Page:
A study on the knowledge and attitudes of the women at Kasama Urban clinic about postnatal care
Mundia, Gladys Matakala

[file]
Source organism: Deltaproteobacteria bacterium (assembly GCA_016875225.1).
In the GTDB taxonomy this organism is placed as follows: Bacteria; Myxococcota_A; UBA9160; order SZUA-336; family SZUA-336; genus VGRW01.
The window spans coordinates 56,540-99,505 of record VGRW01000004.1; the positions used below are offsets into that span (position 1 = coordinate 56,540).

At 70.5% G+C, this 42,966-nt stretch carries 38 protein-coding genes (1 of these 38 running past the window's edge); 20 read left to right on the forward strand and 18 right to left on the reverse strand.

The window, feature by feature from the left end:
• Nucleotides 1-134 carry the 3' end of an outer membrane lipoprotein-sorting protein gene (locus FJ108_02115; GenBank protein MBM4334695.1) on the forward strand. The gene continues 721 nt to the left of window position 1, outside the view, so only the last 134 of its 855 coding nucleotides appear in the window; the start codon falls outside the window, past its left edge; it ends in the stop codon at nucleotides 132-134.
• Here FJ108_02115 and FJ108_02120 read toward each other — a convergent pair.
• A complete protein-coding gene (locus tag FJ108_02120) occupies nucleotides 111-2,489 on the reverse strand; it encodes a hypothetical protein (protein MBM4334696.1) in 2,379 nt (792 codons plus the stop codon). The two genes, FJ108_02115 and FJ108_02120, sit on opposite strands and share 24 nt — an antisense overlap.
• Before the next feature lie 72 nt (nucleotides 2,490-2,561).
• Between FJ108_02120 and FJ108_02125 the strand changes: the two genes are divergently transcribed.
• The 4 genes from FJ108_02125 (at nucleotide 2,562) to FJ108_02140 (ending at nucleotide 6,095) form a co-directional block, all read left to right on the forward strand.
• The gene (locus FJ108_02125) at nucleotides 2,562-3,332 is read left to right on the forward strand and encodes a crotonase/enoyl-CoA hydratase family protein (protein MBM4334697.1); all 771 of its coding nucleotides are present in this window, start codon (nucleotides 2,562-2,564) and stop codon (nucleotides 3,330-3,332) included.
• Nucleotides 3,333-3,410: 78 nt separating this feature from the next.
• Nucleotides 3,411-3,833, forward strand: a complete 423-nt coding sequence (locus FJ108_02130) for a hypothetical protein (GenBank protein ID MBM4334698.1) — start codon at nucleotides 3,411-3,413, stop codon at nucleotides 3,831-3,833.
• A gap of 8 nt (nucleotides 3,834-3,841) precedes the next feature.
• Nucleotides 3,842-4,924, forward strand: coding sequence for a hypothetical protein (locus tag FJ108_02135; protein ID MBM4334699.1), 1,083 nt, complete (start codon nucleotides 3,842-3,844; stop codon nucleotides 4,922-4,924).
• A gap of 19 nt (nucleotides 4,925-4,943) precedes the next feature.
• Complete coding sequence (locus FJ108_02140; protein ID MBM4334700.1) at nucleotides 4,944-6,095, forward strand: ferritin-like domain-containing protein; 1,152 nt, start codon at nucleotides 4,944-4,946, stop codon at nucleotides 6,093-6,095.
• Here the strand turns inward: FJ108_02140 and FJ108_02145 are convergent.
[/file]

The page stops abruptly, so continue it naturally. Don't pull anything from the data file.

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This study was designed to determine the knowledge and attitudes of the mothers at Kasama Urban clinic about postnatal care. It was prompted by the fact that there is low utilisation of postnatal care services, despite the fact that this service is provided freely in Zambia.It was a descriptive study, which was conducted at Kasama urban clinic in Kasama, Northern Zambia. Data was collected by interviewing the respondents using a structured questionnaire. 245 women in the reproductive age group who were selected by random sampling took part ion the study and this figure was arrived at by using the Formula: n=Z^a-P)The findings of the study showed that a large proportion, 147 (60%) of the study participants had knowledge about postnatal care. Of the 147 respondents who were knowledgeable, the larger proportion 133 (90.6%) attended postnatal clinics. This shows a significant association between knowledge and attendance of postnatal clinics (p < 0.001), thereby indicating the importance of knowledge in utilisation of health care services like PNC.The study results also revealed that health workers give adequate information about PNC to the women at the clinic as stated by 219 (89.4%) of the respondents. This is contrary to the assumption that the health workers do not tell the women about PNC.An association was also observed between educational level and knowledge (p<0.001). Those women who had higher education had higher knowledge about postnatal care. This also translated into higher utilisation of PNC among the knowledgeable women as shown by the large proportion, 134 (90.8%) of the knowledgeable women who attended postnatal clinics. This implies that the women who were knowledgeable utilised postnatal clinics because they understood its importance and benefits.The results of the study also revealed that there was a statistically significant association between attendance of postnatal clinics and place of delivery (p<0.001). A large proportion , 126 (85.7%)) of the 147 respondents who were knowledgeable delivered at the hospital, followed by those who delivered at the clinic 11(7.5%) and lastly those who delivered at home 10 (6.8%). This implies that the health workers tell those who deliver at the health facility about postnatal care, thereby dispelling the assumption that inadequate lEC is given to the women by the health workers. In addition a large proportion 134 (92.4%)) of the women who were told by health workers to attend postnatal clinics did attend the clinics. This means that those who delivered at health facilities and those told by the health workers to attend postnatal clinics were more likely to utilise this service because they had knowledge about its importance.The study results also revealed that those women who considered postnatal care to be important and beneficial were more likely to utilise the postnatal clinics. All of the 153 (100%)) study participants who attended PNC considered it to be important and beneficial in that it gave an opportunity directly for the mother and baby's health to be monitored adequately. No significant association (p = 0.066) was observed between knowledge about postnatal care and age group. Of the 147 respondents who were knowledgeable, the bigger proportion, 62 (42.2%) were aged between 25 and 29 years. This is contrary to the assumption that the older women are more likely to be knowledgeable about postnatal care.The number of children the respondents had also did not influence their knowledge about PNC (p = 0.462). This is contrary to the assumption that those women with more children are more knowledgeable about PNC. Additionally, no association (p = 0.417) was observed between attendance of PNC and the welcome given to the mothers at the clinic A large proportion, 236 (96.3%) of the respondents said that they were welcomed cheerfully at the clinic by the health workers. This means that the way the women are welcomed at the clinic alone does not determine their utilisation of this service. This result dispels the assumption that the health workers attitudes hinder the women from utilising postnatal clinics.Fifty seven (57), 45.7%>) of the 87 respondents who had traditional beliefs about the postpartum period did not attend postnatal clinics because traditionally they believe it is not important.The respondents also gave some reasons why they considered PNC to be beneficial and important. Of the 153 study participants who attended postnatal clinics, most of them 150 (98.8%)) said that PNC was beneficial and important because it gave an opportunity for them and their babies to be examined and rule out complications.The respondents gave a description of the type of care that they received when they attended postnatal clinics. A large proportion, 74 (48.4%) of the 153 women who attended postnatal clinics stated that they were only physically examined together with their babies without explanations, lEC and psychological support. From the different descriptions cited by the women, the researcher concluded that the health workers do not give full postnatal checkups to the women, which could be one of the reasons that discourage the women from attending postnatal clinics.The study participants gave reasons why they thought some women do not attend postnatal clinics. A large proportion 100 (40.8%) of the 245 respondents feh that some women do not attend postnatal clinics because they do not know its importance.A variety of suggestions were also given by the respondents on how best to make those women who do not attend postnatal clinics to start attending. A large proportion, 100 (40.8%o) of the 245 study participants suggested that there is need for educating those women about postnatal care and its importance. Recommendations of how to make the women start utilising postnatal clinics and regard this service as important and beneficial have been given.